PS: Both Ioffer and Ebay have a section called "Dolls and Bears". What, are stuffed bears not a type of doll? Also, "Dolls and Bears" would be an interesting title for a musical.

    : It's thrills and spills for the whole family when Danny O'Brien makes up Star Trek episodes corresponding to past editions of Linux in the Enterprise. Caution! It's funny.

    : Photo Wire Roundup:

    : Buzzword I just made up: Semantic Programming. Is it used? Yes, but not enough for someone to have registered the domain.

    : "C'mon, I Know It Was One Of You" Search Requests: who ordered the clone army

    : Got my hair cut yesterday. Feelin' aerodynamic.


    : Sumana pointed me to the ultimate alarmist Salon teaser, "But are they bowing to a false god?". It's great; you could use it as the alarmist teaser for any given Salon article. "President Bush says his new plan will create jobs and save the environment. But is he bowing to a false god?" "George Lucas says digital film will save moviemaking. But is he bowing to a false god?" "Each day, millions of Caananite-Americans offer burnt offerings to Baal. But are they bowing to a false god?" "If code is free, am I bowing to a false god?"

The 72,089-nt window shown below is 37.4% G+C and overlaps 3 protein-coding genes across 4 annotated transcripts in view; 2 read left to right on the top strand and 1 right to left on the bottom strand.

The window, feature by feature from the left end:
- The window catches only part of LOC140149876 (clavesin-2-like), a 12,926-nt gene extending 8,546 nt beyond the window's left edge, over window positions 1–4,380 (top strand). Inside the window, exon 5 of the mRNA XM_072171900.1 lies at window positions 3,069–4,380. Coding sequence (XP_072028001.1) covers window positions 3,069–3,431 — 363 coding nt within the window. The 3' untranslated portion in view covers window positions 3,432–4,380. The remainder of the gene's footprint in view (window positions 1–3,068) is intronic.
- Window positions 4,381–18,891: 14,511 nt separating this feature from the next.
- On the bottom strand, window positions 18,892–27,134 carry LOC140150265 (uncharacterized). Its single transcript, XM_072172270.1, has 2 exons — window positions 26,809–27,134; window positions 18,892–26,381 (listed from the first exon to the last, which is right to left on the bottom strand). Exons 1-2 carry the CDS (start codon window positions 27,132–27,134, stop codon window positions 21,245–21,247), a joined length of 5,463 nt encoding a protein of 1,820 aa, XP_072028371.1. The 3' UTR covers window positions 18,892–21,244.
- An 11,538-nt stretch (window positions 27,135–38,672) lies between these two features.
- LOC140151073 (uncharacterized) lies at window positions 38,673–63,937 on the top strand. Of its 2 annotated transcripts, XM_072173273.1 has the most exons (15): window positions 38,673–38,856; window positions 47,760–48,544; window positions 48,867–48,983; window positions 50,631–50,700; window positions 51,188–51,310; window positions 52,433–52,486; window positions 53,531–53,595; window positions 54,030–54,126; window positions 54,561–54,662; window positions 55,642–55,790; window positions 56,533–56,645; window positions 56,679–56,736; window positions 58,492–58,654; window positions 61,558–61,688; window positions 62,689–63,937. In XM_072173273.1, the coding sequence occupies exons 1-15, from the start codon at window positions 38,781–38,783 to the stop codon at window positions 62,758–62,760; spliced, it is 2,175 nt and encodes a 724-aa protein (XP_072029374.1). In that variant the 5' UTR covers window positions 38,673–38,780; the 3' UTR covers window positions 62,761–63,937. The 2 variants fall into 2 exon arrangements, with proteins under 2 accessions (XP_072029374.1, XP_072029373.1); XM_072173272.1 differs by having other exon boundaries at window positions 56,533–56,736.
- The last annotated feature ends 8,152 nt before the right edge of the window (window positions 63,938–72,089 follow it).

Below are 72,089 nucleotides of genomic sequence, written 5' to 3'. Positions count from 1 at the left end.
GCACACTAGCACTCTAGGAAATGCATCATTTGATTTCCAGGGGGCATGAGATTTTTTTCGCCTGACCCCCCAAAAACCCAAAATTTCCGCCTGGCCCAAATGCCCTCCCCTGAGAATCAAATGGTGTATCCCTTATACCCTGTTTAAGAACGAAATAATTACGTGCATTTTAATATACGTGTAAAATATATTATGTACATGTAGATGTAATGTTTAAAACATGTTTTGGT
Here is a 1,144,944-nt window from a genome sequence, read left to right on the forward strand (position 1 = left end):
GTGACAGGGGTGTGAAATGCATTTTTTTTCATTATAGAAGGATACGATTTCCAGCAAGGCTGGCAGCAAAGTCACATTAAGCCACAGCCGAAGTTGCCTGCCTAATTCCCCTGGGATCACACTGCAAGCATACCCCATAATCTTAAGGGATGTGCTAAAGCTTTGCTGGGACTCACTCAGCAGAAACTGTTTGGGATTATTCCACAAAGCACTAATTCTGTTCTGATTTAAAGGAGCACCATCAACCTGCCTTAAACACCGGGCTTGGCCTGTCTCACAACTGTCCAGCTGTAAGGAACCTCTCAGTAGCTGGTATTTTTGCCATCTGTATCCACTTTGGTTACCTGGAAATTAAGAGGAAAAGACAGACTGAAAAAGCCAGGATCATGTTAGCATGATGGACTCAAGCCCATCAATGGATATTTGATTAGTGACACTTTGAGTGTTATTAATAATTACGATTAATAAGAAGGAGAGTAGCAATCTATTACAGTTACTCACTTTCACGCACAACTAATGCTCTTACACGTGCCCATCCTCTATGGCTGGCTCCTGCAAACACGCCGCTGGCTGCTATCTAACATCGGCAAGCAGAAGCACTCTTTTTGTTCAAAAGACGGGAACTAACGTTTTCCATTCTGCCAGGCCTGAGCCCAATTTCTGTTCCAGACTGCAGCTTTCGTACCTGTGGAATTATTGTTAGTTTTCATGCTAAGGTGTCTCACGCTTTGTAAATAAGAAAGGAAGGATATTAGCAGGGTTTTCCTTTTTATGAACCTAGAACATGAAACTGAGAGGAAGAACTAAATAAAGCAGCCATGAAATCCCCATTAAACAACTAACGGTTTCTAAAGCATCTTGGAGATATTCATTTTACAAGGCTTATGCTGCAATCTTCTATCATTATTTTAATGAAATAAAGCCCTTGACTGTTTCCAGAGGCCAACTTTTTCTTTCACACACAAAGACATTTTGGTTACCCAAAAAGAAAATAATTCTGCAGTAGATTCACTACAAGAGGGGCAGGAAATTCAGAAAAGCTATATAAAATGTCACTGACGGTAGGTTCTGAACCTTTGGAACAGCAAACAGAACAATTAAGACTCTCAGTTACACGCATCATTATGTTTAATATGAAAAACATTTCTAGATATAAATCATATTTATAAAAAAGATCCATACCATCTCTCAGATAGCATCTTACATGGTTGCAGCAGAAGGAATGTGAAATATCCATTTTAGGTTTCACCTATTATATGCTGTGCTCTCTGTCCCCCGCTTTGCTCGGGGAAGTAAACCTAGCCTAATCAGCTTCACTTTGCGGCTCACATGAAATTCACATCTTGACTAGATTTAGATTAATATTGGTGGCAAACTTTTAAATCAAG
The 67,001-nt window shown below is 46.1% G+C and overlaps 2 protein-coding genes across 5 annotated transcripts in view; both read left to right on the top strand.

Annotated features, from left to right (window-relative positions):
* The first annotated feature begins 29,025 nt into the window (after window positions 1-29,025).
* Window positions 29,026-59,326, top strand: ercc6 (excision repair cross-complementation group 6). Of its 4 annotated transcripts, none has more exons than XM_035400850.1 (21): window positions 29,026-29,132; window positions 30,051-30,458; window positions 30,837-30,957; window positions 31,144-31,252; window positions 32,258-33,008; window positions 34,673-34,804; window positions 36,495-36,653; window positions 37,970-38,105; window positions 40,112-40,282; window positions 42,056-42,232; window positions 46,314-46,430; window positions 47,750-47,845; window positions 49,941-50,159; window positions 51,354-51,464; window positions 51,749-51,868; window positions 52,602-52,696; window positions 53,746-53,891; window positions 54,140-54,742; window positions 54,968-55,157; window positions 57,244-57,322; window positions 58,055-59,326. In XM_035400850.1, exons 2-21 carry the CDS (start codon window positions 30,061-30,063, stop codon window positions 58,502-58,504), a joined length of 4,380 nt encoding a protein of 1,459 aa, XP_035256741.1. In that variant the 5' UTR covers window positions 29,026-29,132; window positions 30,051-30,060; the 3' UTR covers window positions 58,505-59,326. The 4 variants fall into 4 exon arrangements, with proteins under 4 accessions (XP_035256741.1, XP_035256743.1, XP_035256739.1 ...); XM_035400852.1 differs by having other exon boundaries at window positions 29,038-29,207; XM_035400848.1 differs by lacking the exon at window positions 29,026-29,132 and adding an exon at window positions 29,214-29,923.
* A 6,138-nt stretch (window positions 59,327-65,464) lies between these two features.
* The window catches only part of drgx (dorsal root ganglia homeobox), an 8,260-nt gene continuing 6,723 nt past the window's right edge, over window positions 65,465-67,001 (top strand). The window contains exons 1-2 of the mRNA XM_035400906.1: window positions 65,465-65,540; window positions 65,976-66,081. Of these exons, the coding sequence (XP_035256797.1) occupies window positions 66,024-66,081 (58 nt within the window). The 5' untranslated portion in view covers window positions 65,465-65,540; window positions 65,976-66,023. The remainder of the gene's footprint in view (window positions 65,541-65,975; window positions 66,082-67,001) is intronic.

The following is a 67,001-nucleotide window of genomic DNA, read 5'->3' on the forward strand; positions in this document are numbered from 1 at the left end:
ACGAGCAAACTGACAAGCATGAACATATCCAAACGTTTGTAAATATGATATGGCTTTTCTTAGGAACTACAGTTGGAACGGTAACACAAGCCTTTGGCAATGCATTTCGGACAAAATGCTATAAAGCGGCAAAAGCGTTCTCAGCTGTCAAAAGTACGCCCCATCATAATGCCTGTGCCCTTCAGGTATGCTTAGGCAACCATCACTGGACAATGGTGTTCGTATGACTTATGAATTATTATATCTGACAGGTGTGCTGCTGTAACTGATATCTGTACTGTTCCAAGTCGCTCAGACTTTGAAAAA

: SourceCast 2: This time, it's internationalized! Once again (qv.), Infoworld basically copies our press release

    : A koan from rfk-dev:

    A robot and a kitten walk into a bar. The robot orders a plate of milk, the kitten a can of oil. At that moment, the robot was enlightened.

    : Went to see Sumana and Adam perform last night. Sumana was great! Her set was really polished and she got the best reception I've ever seen her get. Adam did battle with the sound system, as described on his weblog, and nonetheless sounded good. Among other things, Sumana does meta-stereotype humor which is very funny.

    : MoreSensationalistExaminer.com: Ara-spat should be Ara-splat.

    : In the manner of Fenimore Cooper's Literary Offenses, I'm inaugurating Conflations That Bother Me (which could be called the more succinct Disturbing Conflations, except they're not disturbing, just bothering of me, which would make the title itself contain a disturbing conflation, so no. But irony! I said no.)